Two distinguished scholars of the LKS Faculty of Medicine, The University of Hong Kong (HKUMed), Professor Guan Yi and Professor Joseph Sriyal Malik Peiris, have been awarded the 2021 John Dirks Canada Gairdner Global Health Award for their significant contributions to understanding the origins and options for control of newly emerging infectious disease outbreaks in Asia, notably zoonotic influenza and severe acute respiratory syndrome (SARS).
Professor Guan and Professor Peiris are the first HKUMed laureates of this prestigious global award by the Gairdner Foundation. Former president and vice-chancellor of The University of Hong Kong (HKU), Professor Tsui Lap-chee received the Canada Gairdner International Award, also by the Gairdner Foundation, in 1990 for his contributions to the identification of the gene for cystic fibrosis.
Laureates of 2021 John Dirks Canada Gairdner Global Health Award
Professor Guan Yi
Chair Professor of Emerging Viral Diseases, Daniel C K Yu Endowed Professor in Virology, School of Public Health, HKUMed; Director, State Key Laboratory of Emerging Infectious Diseases, HKU; Director, Joint Institute of Virology (Shantou University-The University of Hong Kong) & Director, Guangdong-Hong Kong Joint Laboratory of Emerging Infectious Diseases, Shantou University; Co-Director, World Health Organization (WHO) H5 Reference Laboratory.
Professor Joseph Sriyal Malik Peiris
Chair Professor of Virology, Tam Wah-Ching Professor in Medical Science, School of Public Health, HKUMed; Honorary Director, HKU-Pasteur Research Pole; Honorary Consultant Microbiologist, Queen Mary Hospital, Hong Kong; Co-Director, WHO H5 Reference Laboratory and SARS reference laboratory, HKU; Co-Director, WHO reference laboratories providing confirmatory testing for COVID-19, HKU.
In the aftermath of the H5N1 avian flu outbreak in Hong Kong, Professor Guan and Professor Peiris initiated seminal studies of the emergence, evolution and pathogenicity of this virus and developed a highly effective programme for the monitoring and surveillance of avian and swine influenza viruses. Their subsequent work established and suggested the evidence-based new intervention measures including periodic live poultry market closures, emptying markets of poultry overnight to reduce virus amplification within these markets and the appropriate use of poultry vaccines to protect both poultry and people in Hong Kong from H5N1 infections. They have made major contributions towards understanding the emergence, transmission, epidemiology and pathogenesis of highly pathogenic and potentially pandemic avian influenza viruses including H5N1, H9N2, H7N9, H5Nx and others and have provided evidence-based options for the control of avian influenza viruses in Asia.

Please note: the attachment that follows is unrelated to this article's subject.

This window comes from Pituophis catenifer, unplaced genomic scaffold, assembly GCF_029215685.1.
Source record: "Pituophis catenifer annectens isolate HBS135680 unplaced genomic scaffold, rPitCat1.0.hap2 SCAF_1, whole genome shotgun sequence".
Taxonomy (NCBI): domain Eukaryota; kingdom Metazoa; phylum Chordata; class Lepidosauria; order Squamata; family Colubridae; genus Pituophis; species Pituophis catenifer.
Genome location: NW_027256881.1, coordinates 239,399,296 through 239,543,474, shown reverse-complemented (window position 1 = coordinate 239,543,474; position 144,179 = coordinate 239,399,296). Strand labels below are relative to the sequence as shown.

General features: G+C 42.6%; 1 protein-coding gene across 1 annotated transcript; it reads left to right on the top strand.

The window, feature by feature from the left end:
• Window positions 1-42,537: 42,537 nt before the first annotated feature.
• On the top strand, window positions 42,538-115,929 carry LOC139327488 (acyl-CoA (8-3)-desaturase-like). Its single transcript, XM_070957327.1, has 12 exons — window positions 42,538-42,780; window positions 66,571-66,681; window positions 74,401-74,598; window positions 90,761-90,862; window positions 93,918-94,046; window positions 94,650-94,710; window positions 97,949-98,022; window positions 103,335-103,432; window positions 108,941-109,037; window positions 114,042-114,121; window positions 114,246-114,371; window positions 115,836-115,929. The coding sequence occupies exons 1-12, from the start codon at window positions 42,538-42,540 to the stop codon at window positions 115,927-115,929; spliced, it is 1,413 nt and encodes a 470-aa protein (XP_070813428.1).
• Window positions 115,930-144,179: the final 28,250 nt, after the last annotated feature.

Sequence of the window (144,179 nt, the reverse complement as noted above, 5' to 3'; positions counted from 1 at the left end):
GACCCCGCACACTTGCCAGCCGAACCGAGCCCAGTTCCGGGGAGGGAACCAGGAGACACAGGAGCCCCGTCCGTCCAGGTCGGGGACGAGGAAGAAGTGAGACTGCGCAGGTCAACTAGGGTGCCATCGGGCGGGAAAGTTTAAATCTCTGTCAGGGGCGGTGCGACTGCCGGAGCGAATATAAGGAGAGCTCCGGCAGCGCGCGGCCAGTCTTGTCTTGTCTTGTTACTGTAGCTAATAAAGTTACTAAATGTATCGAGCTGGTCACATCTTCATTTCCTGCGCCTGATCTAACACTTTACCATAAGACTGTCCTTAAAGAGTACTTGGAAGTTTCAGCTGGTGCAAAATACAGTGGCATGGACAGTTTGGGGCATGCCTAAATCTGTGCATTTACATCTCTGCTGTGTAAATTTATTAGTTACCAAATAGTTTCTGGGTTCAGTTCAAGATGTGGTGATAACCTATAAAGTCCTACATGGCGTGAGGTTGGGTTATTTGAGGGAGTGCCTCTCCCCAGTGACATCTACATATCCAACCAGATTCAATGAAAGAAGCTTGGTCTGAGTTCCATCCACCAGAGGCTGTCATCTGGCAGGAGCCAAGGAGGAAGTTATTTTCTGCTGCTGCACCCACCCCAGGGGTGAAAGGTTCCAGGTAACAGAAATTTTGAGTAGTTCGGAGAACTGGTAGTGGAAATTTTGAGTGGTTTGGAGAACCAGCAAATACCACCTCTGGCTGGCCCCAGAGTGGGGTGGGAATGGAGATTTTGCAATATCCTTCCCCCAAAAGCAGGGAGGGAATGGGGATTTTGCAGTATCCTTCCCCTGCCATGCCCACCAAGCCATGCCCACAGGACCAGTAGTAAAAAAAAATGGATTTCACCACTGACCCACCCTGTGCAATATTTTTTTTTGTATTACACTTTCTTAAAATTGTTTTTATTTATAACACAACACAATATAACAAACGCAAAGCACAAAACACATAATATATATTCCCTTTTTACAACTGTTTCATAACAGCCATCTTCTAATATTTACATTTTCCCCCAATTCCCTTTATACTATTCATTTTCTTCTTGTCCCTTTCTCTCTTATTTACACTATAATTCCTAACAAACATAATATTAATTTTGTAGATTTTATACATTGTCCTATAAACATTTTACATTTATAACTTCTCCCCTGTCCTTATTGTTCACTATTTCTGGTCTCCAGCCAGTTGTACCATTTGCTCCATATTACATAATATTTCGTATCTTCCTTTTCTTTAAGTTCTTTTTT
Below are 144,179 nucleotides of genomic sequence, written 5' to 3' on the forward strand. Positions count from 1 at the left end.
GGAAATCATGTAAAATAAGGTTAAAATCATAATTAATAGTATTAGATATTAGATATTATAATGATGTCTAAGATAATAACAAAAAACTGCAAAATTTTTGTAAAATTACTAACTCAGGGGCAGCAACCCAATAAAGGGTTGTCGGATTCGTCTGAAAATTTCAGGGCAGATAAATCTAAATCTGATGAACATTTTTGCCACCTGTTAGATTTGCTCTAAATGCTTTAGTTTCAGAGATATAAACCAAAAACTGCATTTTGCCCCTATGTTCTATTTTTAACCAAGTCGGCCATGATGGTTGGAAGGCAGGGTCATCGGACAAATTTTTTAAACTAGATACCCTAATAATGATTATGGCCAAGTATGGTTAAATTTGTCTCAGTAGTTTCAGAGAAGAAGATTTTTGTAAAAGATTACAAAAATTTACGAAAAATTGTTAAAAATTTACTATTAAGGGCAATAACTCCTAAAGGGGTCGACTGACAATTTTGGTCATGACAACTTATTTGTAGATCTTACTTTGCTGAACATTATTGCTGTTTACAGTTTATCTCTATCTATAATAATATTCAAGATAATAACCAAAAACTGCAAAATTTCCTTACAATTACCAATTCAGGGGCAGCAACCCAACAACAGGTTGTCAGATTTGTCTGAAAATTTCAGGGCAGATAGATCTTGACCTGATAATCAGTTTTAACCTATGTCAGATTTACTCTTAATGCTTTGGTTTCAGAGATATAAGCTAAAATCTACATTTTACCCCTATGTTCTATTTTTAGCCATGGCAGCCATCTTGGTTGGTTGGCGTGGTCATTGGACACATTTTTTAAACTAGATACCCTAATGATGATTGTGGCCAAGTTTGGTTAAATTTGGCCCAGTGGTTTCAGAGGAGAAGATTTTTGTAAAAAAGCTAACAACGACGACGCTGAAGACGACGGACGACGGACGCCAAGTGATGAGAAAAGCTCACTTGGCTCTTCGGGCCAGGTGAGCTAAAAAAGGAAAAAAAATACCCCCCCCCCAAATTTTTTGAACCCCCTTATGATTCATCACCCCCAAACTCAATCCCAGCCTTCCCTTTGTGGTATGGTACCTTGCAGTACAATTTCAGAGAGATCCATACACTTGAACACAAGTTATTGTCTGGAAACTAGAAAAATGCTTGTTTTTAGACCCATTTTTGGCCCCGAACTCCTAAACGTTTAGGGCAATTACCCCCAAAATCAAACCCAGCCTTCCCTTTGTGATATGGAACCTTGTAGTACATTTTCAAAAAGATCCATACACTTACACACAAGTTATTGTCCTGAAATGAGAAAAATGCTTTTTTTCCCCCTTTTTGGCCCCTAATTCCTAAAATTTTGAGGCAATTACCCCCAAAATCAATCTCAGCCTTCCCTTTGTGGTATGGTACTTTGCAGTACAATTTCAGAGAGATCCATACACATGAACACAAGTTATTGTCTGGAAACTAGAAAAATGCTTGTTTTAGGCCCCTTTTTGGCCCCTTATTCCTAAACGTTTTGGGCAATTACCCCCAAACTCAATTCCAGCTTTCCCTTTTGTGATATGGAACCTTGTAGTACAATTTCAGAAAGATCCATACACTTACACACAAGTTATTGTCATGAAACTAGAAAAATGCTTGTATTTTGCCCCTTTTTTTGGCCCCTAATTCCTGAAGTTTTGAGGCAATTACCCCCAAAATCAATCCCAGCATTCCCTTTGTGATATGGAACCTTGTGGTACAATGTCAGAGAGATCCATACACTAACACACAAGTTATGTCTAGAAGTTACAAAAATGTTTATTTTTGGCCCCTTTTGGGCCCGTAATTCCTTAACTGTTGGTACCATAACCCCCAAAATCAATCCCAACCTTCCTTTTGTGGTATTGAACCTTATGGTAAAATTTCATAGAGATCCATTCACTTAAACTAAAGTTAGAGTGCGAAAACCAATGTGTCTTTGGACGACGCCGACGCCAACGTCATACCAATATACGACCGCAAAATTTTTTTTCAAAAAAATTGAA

In 2003, Professor Peiris led the team that first identified the virus responsible for SARS in China, the SARS-CoV-1 coronavirus, elucidating its pathogenesis and transmission, and quickly developed a diagnostic test which was then shared internationally. Meanwhile, Professor Guan’s team identified the human infectious source and zoonotic interface of SARS in the wild animal markets in Guangdong, China in 2003 and identified the human infectious source of Middle East Respiratory Syndrome (MERS) in Saudi Arabia in 2015. Professor Guan’s research accelerated advocacy of the closure of wild game animal markets, averting a potential recurrence of SARS in 2004 and contributing to the control of MERS.
Impact of their work
Their investigations into the emergence and evolution of animal influenza H5 strains (and other H and N subtypes), as well as the identification of source, transmission, risk factors, virus infectivity and period of infectivity of the SARS coronavirus were critical in the successful responses to these outbreaks. Their open sharing of information with WHO and broader international community also directly resulted in the rapid control of SARS.
Professor Guan’s and Professor Peiris’ comprehensive strategies for surveillance, monitoring, identifying the human infectious source, investigation, diagnosis and control of emerging infectious disease outbreaks continue to provide critical guidance and insight for countries throughout Asia and the world, as seen by the world’s responses to the 2009 swine flu pandemic, MERS and the COVID-19 pandemic.
About the Gairdner Foundation
The Gairdner Foundation was established in 1957 by Toronto stockbroker, James Gairdner to award annual prizes to scientists whose discoveries have had major impact on scientific progress and on human health. Since 1959 when the first awards were granted, 395 scientists have received a Canada Gairdner Award and 95 to date have gone on to receive the Nobel Prize. Annually, seven awards are given: five Canada Gairdner International Awards for biomedical research, one John Dirks Canada Gairdner Global Health Award, specifically for impact on global health issues, and one Canada Gairdner Wightman Award, reserved for a Canadian.
The Canada Gairdner Awards promote a stronger culture of research and innovation across the country through their Outreach Programs including lectures and research symposia. The programs bring current and past laureates to a minimum of 15 universities across Canada to speak with faculty, trainees and high school students to inspire the next generation of researchers. Annual research symposia and public lectures are organised across Canada to provide Canadians access to leading science through Gairdner’s convening power.